Monitoring press freedom and international affairs from Mid-Missouri Public Radio and the Missouri School of Journalism

A morbid contradiction: Paraguayan press photographer murdered day before country’s “Journalism Day”

2 May 2013

In a cruel twist of fate, a Paraguayan journalist was murdered April 25, the day before the country’s “Journalism Day” which takes place each year on April 26.
Carlos Manuel Artaza, 45, was shot by two men on a motorcycle April 24, and died in the early hours the next day en route to a hospital in the country’s capital of Asunción, Reporters Without borders reported.

According to Paraguayan online news website,, Artaza, who worked as both a press photographer for the local mayor’s office and as areporter, was in his car when he was shot five times in the thorax by two men on a motorcycle.

Artaza was just returning from a demonstration celebrating parliamentarian Pedro González’s successful gubernatorial campaign in Amambay. A local police officer heard gunshots, rushed to the scene and found Artaza bleeding in the front seat of his car, Paraguayan news website la-Razó reported.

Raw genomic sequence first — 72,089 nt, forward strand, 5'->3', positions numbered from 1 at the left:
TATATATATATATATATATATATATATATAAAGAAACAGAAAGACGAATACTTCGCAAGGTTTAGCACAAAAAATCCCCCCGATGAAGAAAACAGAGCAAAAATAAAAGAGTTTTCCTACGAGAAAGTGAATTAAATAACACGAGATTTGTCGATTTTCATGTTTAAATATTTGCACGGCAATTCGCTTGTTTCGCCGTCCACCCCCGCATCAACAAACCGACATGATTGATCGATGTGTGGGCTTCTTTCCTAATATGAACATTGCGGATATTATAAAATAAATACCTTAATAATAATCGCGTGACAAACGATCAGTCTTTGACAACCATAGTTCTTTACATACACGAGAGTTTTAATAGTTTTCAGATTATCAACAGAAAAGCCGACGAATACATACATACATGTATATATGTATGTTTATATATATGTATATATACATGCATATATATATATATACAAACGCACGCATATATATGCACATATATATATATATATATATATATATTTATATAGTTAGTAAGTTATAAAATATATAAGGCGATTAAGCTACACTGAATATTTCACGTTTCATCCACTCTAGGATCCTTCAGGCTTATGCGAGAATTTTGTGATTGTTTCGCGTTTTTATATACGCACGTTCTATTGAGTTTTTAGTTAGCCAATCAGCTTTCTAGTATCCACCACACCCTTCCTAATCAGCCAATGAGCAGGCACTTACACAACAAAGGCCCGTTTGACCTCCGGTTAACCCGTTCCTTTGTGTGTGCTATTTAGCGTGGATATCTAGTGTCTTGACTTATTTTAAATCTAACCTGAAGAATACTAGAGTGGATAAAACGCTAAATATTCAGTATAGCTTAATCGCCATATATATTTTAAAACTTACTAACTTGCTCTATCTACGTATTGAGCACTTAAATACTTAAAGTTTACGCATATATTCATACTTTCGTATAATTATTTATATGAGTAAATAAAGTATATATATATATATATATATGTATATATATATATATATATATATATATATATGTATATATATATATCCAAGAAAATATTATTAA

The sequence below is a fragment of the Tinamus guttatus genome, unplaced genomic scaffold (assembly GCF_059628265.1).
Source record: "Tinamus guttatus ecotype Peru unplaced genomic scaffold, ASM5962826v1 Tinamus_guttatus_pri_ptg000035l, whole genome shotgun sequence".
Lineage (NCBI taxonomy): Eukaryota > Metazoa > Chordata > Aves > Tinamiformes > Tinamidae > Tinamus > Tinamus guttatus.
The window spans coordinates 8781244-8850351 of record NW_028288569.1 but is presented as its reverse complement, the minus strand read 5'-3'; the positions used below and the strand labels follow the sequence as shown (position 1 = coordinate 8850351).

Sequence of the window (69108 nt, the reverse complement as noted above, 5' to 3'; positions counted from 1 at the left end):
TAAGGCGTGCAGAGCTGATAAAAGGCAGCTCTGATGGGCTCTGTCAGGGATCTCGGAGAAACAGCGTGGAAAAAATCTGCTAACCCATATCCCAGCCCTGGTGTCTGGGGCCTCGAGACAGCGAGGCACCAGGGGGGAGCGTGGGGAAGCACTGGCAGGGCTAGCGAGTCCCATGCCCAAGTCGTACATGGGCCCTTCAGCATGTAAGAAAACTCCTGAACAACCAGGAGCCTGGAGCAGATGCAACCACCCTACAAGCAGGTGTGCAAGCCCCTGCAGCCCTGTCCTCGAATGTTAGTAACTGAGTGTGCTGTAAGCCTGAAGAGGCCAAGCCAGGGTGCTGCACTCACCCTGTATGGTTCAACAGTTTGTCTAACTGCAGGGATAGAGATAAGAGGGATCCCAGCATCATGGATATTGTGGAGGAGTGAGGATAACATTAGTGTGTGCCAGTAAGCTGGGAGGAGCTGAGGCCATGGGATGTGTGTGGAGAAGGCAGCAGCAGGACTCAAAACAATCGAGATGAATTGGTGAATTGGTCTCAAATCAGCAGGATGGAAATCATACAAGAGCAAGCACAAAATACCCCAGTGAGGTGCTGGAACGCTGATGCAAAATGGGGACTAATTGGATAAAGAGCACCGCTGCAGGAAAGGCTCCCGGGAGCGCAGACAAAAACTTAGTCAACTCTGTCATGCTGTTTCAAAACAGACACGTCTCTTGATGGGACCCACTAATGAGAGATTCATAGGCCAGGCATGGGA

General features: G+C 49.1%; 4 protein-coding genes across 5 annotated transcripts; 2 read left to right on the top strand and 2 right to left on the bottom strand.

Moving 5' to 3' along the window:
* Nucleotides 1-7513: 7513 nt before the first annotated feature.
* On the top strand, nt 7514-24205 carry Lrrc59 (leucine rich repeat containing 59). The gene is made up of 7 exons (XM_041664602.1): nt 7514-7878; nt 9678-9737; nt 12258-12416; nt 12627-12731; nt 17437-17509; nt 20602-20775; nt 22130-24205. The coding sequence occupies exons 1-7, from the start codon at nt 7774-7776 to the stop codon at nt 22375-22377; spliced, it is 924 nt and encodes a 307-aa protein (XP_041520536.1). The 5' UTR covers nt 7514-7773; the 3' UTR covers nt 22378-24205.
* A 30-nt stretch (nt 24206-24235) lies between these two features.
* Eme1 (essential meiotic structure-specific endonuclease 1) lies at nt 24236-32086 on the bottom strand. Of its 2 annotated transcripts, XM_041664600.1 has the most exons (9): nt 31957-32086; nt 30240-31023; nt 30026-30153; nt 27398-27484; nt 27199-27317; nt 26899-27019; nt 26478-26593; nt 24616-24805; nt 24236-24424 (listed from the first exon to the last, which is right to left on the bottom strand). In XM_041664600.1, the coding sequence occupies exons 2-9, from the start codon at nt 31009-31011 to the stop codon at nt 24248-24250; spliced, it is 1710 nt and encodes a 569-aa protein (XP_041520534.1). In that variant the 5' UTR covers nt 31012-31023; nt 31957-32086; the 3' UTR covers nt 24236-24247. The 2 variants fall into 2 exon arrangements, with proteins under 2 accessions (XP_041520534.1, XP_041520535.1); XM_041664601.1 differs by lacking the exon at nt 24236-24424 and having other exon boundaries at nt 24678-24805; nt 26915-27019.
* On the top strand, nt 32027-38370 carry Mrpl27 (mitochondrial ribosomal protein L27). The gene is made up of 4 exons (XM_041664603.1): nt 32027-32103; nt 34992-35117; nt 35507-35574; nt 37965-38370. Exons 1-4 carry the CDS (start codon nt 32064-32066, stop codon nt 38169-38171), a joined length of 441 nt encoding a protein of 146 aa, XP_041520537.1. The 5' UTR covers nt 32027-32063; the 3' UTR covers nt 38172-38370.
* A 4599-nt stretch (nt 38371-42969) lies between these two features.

Arambay police told la-Razón that the journalist was murdered in an area known for its high drug and crime activities.

Artaza is the second journalist to be killed in Amambay this year, following the murder of radio station owner and manager Marcelino Vázquez, whose murder in early February has yet to be solved. The region has long been known for producing marijuana, and Reporters Without Borders wrote that Vazquez’s death was likely associated with his reporting on the drug trade.

According to, Police will investigate whether Artaza’s recent political radio reporting had any connection with his murder. Reporters Without Borders added that, “Threats and intimidation marred the campaign for the April 21 general election, which was also marked by revelations about links between organized crime and various politicians including the winner of the presidential race, Horacio Cartes.”

Just days before the election, TV journalist Anibal Gómez Caballero received threatening messages on his mobile phone regarding his moderating of a live debate between candidates on the cable TV station Gosi Telenorte.

“If we were able to kill Santiago Leguizamón, it will be even easier to kill you with the help of a bomb,” the messages reportedly said, in both Spanish and Guaraní.

Gomez told that Artaza’s radio work and criticisms of the presidential campaign might have lead to his murder.

Candido Figueredo, correspondent for the national daily ABC Color in Pedro Juan Caballero, also received a death threat on his cellular phone after covering the Artaza shooting. Figueredo, who was already receiving police protection, told Reporters Without Borders that he now travels with four police bodyguards.

Monitoring press freedom and international affairs from Mid-Missouri Public Radio and the Missouri School of Journalism.
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